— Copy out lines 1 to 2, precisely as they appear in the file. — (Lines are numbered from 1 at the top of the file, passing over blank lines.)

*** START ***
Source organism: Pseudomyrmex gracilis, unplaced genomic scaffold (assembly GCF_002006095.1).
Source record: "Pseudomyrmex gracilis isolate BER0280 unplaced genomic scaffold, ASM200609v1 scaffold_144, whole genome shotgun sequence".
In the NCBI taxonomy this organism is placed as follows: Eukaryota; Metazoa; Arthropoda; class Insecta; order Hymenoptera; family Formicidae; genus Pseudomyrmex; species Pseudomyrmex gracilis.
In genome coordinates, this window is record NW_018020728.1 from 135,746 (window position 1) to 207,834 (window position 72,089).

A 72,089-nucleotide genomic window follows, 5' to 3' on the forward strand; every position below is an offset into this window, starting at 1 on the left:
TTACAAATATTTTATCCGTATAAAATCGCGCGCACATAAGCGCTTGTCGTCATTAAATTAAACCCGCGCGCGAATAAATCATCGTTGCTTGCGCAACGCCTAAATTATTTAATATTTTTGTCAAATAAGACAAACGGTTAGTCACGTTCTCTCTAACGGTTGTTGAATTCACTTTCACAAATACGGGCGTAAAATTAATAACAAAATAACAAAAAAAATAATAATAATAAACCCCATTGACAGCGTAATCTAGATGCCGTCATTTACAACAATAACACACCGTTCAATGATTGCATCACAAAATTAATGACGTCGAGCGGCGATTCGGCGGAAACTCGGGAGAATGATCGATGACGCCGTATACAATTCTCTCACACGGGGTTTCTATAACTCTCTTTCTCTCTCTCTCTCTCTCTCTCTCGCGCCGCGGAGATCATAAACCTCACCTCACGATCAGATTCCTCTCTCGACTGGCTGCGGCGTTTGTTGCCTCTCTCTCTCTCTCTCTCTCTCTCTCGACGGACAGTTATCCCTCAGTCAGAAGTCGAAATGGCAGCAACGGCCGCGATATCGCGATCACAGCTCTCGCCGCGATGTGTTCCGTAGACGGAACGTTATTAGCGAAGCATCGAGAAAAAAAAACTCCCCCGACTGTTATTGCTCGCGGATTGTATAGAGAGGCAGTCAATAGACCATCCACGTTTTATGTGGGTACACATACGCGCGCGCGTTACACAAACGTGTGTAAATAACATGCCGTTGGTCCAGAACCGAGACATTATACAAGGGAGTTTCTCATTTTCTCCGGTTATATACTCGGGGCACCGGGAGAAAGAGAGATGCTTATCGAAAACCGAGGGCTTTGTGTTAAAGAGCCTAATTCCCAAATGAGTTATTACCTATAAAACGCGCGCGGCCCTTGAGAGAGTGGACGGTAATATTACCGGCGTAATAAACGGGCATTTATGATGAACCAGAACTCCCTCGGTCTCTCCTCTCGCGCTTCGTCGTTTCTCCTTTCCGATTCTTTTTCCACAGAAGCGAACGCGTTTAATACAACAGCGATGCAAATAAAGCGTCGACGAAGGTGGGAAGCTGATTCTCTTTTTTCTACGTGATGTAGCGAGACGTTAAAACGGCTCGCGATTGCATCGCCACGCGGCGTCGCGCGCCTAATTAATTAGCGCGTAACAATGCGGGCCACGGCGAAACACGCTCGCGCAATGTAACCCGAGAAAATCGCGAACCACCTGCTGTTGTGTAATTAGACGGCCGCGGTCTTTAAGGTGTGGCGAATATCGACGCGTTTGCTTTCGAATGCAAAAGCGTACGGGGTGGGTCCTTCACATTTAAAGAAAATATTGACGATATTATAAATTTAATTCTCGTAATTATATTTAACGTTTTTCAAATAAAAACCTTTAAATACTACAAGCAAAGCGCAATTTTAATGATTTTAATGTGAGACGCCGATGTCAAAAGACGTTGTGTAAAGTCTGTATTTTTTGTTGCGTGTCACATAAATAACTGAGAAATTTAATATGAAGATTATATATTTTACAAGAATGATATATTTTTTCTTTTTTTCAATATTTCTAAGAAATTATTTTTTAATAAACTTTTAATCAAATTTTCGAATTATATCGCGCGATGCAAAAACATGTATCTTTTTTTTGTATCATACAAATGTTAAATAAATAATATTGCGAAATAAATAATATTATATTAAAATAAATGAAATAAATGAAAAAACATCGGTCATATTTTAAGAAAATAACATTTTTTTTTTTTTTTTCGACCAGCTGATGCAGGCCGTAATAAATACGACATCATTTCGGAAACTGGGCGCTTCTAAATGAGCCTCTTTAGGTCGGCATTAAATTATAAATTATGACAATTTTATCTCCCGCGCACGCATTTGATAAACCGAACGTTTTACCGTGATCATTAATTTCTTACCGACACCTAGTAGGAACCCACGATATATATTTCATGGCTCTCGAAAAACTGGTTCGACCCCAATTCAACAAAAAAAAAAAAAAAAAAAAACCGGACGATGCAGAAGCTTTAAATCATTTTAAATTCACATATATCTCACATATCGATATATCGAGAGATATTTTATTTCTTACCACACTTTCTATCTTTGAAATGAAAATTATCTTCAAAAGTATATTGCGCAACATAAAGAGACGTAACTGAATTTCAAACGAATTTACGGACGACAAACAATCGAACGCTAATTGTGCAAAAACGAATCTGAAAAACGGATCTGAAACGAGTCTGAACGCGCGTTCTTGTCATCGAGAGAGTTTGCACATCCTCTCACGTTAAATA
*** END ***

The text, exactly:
Source organism: Pseudomyrmex gracilis, unplaced genomic scaffold (assembly GCF_002006095.1).
Source record: "Pseudomyrmex gracilis isolate BER0280 unplaced genomic scaffold, ASM200609v1 scaffold_144, whole genome shotgun sequence".